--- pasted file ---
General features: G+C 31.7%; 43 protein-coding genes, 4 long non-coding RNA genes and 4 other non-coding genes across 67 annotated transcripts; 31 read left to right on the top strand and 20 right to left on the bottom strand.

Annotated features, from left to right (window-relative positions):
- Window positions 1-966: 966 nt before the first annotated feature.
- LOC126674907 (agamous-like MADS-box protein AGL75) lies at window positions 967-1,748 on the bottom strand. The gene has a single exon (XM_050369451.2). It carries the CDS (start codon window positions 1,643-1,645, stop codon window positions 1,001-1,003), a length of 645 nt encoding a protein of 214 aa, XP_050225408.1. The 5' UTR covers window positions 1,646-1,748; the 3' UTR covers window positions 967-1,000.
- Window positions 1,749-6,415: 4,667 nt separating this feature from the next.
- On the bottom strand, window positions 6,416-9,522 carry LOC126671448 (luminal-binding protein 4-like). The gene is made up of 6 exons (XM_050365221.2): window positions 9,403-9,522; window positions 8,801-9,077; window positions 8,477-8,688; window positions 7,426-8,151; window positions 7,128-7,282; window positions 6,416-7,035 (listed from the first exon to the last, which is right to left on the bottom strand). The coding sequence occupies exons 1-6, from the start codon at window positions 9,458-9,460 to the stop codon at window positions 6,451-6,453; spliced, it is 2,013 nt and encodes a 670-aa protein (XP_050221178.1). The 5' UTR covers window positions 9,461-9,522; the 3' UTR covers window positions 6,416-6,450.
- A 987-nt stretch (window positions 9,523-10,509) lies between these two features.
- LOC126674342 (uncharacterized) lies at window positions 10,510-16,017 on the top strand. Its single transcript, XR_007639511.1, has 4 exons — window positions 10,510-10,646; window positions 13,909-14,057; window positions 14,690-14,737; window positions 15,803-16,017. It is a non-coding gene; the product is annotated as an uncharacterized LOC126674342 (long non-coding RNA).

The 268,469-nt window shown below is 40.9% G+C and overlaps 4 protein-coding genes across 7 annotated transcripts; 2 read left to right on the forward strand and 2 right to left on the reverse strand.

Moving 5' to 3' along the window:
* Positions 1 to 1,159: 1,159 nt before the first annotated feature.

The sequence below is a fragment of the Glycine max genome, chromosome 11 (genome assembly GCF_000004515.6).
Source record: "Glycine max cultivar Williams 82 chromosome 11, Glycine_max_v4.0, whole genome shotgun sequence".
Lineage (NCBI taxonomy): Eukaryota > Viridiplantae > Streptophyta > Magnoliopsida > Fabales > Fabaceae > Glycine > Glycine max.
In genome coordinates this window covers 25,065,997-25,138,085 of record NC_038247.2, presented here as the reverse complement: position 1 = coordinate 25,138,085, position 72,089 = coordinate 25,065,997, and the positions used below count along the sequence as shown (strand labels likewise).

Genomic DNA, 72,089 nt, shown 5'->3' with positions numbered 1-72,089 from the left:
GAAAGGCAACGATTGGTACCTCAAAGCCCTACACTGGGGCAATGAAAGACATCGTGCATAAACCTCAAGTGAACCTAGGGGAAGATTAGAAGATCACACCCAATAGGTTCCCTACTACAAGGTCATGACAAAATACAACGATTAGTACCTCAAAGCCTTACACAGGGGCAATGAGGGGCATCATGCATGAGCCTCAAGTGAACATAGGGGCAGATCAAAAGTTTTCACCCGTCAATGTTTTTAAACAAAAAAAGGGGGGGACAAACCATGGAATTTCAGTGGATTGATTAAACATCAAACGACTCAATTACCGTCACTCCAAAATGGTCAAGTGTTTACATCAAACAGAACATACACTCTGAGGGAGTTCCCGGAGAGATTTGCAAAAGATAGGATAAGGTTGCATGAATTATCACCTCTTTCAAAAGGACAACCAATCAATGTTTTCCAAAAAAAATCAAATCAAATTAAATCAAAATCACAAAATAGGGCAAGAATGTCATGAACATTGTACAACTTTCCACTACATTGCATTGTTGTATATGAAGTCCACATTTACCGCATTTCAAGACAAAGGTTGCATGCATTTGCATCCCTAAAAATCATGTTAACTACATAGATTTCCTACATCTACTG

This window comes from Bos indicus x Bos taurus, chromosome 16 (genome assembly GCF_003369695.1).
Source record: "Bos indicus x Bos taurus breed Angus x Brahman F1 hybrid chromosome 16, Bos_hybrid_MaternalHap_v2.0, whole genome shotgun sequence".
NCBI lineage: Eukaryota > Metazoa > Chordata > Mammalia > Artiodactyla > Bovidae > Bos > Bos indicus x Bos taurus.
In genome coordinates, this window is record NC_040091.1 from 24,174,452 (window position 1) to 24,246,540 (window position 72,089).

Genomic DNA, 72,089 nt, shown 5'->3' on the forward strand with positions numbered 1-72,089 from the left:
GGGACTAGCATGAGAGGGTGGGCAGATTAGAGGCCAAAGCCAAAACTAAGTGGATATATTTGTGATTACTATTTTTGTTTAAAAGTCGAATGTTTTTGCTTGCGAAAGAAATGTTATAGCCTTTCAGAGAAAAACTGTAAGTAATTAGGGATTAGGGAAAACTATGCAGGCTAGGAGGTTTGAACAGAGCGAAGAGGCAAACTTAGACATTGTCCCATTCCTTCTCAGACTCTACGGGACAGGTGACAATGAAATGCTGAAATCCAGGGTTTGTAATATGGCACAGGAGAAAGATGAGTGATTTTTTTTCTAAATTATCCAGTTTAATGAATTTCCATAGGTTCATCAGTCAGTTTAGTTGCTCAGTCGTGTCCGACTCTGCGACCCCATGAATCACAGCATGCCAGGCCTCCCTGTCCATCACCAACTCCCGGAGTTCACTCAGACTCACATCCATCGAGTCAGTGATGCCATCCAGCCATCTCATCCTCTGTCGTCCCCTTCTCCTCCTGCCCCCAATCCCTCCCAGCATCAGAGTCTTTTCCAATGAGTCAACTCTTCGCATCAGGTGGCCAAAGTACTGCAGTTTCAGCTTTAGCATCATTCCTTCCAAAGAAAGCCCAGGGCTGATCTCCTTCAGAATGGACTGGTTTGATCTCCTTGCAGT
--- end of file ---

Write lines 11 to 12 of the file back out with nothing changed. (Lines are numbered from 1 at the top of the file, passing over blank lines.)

* Positions 1 to 1,159: 1,159 nt before the first annotated feature.

The sequence below is a fragment of the Glycine max genome, chromosome 11 (genome assembly GCF_000004515.6).